Dubbed, the "Goldilocks effect" psychologists have discovered that babies learn by ignoring information that is too simple or too complex, focusing instead on information that has just the right amount of challenge.

For years, psychologists have tried to understand specific situations that most effectively capture the attention of babies. While previous research has found that some babies consistently prefer familiar items, like a favorite toy, others favor new objects, the latest findings, published in the journal PLoS ONE on Wednesday, show that instead of novelty or familiarity babies seek out events that are "just right" in the amount of surprise and complexity.

Researchers at the University of Rochester measured the attention patterns of 72 seven and eight-month-old infants by setting them in front of a screen that showed video animations of items like a pacifier or ball, being revealed from behind a set of colorful boxes, and used an eye-tracking device that followed the infants' gaze.

As long as the babies looked at the screen, their attention was gauged and the events quickly continued, but as soon as they looked away their attention was lost and the trial ended. The babies quickly learned that they were in control, and if they wanted to continue watching, they just needed to keep their eyes on the screen.

Researchers were able to calculate and predict how likely infants were to lose interest based on the complexity of each event depicted in the video by using a specialized statistical model. They defined complexity by how surprising each event was compared to previous events seen in the video.

Researchers found that babies consistently lost interest when the video became too predictable and when the sequence of events also became too surprising to the point that the pattern of situations seemed random and unpredictable because the probability of something happening was very low.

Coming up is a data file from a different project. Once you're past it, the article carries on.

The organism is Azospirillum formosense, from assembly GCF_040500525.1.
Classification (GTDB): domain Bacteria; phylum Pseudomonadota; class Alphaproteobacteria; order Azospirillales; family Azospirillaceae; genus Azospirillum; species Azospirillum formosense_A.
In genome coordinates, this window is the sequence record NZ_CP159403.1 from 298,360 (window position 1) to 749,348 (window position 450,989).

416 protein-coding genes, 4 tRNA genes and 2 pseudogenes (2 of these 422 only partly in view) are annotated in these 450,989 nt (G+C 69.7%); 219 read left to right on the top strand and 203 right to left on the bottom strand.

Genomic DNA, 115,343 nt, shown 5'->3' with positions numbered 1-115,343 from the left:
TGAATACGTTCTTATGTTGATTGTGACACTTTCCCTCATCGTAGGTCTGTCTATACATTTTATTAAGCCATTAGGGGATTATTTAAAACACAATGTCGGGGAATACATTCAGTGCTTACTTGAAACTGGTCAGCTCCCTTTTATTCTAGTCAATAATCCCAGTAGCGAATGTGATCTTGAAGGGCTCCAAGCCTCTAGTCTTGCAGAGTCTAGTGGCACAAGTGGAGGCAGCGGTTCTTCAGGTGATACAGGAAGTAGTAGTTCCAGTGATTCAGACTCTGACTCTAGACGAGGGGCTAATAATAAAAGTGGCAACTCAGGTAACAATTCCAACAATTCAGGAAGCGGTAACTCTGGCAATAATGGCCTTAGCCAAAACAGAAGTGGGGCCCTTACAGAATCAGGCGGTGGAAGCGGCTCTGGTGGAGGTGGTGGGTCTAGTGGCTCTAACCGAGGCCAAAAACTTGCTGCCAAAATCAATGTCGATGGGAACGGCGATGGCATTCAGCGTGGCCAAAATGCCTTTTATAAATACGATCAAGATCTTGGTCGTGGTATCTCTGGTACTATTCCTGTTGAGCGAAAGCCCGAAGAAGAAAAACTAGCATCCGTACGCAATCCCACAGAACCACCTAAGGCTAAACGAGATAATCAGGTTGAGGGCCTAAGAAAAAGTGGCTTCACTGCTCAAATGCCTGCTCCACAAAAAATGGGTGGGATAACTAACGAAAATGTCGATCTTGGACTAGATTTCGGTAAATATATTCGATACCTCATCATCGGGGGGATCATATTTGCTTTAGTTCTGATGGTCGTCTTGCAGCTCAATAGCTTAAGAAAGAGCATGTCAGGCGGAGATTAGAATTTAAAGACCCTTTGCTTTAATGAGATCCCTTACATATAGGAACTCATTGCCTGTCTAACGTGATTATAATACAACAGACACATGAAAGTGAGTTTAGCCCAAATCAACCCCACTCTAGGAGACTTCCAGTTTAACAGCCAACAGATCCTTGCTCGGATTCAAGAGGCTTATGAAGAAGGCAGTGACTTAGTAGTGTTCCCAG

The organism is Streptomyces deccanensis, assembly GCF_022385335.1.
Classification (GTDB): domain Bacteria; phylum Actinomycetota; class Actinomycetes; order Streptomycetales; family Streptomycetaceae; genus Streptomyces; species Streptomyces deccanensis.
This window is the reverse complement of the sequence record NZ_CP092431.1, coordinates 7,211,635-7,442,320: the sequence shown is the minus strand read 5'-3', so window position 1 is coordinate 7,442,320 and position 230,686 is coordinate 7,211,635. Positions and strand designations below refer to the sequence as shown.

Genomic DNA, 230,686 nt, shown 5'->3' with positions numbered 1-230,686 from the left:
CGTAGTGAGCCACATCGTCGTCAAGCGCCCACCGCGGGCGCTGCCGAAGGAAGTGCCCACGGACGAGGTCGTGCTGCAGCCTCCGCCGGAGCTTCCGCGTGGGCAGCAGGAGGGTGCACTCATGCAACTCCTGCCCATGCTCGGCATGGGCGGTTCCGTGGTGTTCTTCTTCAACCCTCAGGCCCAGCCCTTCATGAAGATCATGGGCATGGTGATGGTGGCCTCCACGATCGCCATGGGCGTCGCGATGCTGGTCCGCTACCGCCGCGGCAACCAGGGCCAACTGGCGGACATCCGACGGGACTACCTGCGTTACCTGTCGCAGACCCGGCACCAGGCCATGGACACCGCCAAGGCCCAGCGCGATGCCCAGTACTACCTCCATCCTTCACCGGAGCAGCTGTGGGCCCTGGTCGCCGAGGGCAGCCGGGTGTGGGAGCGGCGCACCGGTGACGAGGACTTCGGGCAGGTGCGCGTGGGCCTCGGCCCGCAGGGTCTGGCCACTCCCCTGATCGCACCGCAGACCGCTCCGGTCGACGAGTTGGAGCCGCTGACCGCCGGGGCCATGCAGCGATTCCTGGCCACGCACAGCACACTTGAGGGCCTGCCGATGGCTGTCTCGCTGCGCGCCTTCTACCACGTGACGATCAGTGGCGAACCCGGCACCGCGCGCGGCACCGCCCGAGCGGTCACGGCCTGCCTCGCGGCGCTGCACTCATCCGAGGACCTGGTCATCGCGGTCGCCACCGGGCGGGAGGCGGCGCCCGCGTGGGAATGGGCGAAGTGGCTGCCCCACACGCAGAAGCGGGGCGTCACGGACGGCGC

"You would think that the more complex something is, the more interesting it would be. That's not the case with babies," coauthor Richard Aslin said in a university news release.

"The study suggests that babies are not only attracted by what is happening, but they are able to predict what happens next based on what they have already observed," says Kidd. "They are not passive sponges. They are active information seekers looking for the best information they can find," said lead author Celeste Kidd.

Researchers noted that although the experiments were limited to infants, the findings can be applied to how the brain works in general and supported other theories of adult learning.

"If you are interested in human nature, then babies are the place to look, because their reactions are less convoluted by cultural filters and learned responses," researcher Steven Piantadosi said in a statement.

Past research has also found that adults also exhibit the "Goldilocks" attention pattern because they learn best from situations that contain just the right amount of complexity and predictability.

However researchers note that the latest findings don't necessary mean that parents should start worrying about providing material that is "just right" for their children.

"Infants are learning all the time, as long as they have reasonably stimulating environments. They focus in on what they can handle and filter out the rest," Aslin said.

"Parents don't need to buy fancy toys to help their children learn. They make the best use of their environment. They are going to look around for what fits their attention level." And even though the experiment employed an animated video, the scientists emphasize that human interactions are the most critical for development. "Kids learn best from social interaction," Kidd noted.

Researchers said that the latest insights into attention patterns could explain why children ask to hear the same story over and over.

Kidd explains that for an adult, the repetition can be mind-numbing, "but for a child, they are likely getting something new out of the story every time. Because adults know so much, we often take for granted how many new things an infant needs to learn."